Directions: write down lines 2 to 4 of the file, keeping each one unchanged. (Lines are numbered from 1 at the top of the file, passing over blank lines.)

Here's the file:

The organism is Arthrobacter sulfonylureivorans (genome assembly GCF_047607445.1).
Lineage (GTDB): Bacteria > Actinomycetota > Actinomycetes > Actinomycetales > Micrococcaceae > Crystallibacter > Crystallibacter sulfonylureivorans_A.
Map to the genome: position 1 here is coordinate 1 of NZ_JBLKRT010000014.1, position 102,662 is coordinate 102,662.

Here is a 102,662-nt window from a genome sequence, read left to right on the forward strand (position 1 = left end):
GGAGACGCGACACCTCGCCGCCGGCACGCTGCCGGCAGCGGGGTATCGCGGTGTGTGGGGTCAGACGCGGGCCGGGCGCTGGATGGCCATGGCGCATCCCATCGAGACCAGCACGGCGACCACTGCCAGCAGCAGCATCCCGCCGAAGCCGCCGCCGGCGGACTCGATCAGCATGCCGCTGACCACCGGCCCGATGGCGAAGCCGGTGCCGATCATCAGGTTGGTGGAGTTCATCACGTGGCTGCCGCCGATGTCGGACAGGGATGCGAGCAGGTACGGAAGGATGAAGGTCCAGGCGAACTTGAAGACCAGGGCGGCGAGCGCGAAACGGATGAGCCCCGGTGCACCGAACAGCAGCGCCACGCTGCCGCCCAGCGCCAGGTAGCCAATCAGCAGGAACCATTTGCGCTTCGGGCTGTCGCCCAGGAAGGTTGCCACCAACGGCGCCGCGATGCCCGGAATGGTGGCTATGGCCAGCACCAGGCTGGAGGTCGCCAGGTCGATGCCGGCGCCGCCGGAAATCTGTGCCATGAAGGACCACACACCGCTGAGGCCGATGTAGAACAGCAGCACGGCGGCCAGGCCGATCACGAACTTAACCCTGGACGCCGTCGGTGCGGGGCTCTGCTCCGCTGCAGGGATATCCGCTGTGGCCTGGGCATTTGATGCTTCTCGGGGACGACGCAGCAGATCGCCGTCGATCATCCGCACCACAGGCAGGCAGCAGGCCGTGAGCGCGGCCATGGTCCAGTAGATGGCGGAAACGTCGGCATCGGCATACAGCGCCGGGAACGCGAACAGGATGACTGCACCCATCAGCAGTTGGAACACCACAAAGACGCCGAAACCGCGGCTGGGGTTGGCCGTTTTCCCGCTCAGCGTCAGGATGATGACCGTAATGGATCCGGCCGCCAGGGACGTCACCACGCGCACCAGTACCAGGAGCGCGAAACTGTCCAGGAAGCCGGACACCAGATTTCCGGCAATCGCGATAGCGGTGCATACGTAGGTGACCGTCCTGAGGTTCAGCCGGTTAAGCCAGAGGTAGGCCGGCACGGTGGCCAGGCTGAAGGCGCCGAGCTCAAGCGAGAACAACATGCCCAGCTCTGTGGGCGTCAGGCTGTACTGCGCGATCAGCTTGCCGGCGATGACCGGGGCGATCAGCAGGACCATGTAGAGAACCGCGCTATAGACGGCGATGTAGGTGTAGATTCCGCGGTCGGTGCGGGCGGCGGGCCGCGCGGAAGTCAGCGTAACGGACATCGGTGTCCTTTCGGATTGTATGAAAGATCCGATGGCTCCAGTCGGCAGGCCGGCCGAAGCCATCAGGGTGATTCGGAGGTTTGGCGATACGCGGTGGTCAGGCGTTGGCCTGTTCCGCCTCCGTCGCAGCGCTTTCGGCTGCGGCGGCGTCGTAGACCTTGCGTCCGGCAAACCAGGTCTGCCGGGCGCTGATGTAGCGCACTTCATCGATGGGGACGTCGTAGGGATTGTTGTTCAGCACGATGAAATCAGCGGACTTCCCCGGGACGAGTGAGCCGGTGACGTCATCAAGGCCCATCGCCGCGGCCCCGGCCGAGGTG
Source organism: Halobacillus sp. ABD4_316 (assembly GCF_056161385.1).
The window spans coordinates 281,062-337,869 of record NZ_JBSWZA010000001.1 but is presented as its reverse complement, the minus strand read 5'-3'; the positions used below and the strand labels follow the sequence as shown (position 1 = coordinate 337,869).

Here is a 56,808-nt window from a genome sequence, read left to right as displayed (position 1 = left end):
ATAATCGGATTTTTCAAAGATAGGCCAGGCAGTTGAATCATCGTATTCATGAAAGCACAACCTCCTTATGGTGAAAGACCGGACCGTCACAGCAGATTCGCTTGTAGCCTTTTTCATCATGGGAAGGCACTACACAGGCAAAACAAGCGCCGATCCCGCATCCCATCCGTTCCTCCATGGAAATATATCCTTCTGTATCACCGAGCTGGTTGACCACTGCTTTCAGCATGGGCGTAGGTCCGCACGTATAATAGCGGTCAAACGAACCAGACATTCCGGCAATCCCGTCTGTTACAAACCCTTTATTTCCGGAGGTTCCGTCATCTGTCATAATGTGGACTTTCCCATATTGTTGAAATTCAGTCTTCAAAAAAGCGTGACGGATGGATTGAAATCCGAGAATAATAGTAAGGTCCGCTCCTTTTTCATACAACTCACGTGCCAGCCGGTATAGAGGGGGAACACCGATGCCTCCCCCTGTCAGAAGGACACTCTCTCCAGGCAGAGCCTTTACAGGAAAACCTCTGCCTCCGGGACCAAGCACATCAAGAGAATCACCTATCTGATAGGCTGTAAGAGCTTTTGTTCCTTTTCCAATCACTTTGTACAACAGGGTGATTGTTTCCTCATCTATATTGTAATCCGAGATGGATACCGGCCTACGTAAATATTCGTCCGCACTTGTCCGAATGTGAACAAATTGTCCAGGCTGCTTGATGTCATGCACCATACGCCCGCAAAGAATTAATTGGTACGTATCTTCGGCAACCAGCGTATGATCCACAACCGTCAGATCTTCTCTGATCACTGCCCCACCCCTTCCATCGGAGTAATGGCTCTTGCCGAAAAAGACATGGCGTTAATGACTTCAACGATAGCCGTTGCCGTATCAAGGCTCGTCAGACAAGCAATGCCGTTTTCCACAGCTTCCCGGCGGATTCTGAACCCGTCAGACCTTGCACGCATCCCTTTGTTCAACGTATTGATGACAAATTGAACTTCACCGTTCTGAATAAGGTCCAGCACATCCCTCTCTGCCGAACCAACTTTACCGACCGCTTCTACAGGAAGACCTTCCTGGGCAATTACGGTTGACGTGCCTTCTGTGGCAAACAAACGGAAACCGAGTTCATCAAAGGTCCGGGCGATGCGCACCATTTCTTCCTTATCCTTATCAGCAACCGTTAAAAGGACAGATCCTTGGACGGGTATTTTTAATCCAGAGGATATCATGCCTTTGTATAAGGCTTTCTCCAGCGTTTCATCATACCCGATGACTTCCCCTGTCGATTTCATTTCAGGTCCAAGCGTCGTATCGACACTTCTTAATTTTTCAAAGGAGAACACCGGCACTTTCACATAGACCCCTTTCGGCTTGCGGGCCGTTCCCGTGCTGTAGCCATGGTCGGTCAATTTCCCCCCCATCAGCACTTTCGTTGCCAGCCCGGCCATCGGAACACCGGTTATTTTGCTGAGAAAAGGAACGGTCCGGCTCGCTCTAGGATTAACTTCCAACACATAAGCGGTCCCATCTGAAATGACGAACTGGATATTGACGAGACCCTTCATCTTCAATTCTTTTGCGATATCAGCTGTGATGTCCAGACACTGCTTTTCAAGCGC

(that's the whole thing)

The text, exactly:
Lineage (GTDB): Bacteria > Actinomycetota > Actinomycetes > Actinomycetales > Micrococcaceae > Crystallibacter > Crystallibacter sulfonylureivorans_A.
Map to the genome: position 1 here is coordinate 1 of NZ_JBLKRT010000014.1, position 102,662 is coordinate 102,662.

Here is a 102,662-nt window from a genome sequence, read left to right on the forward strand (position 1 = left end):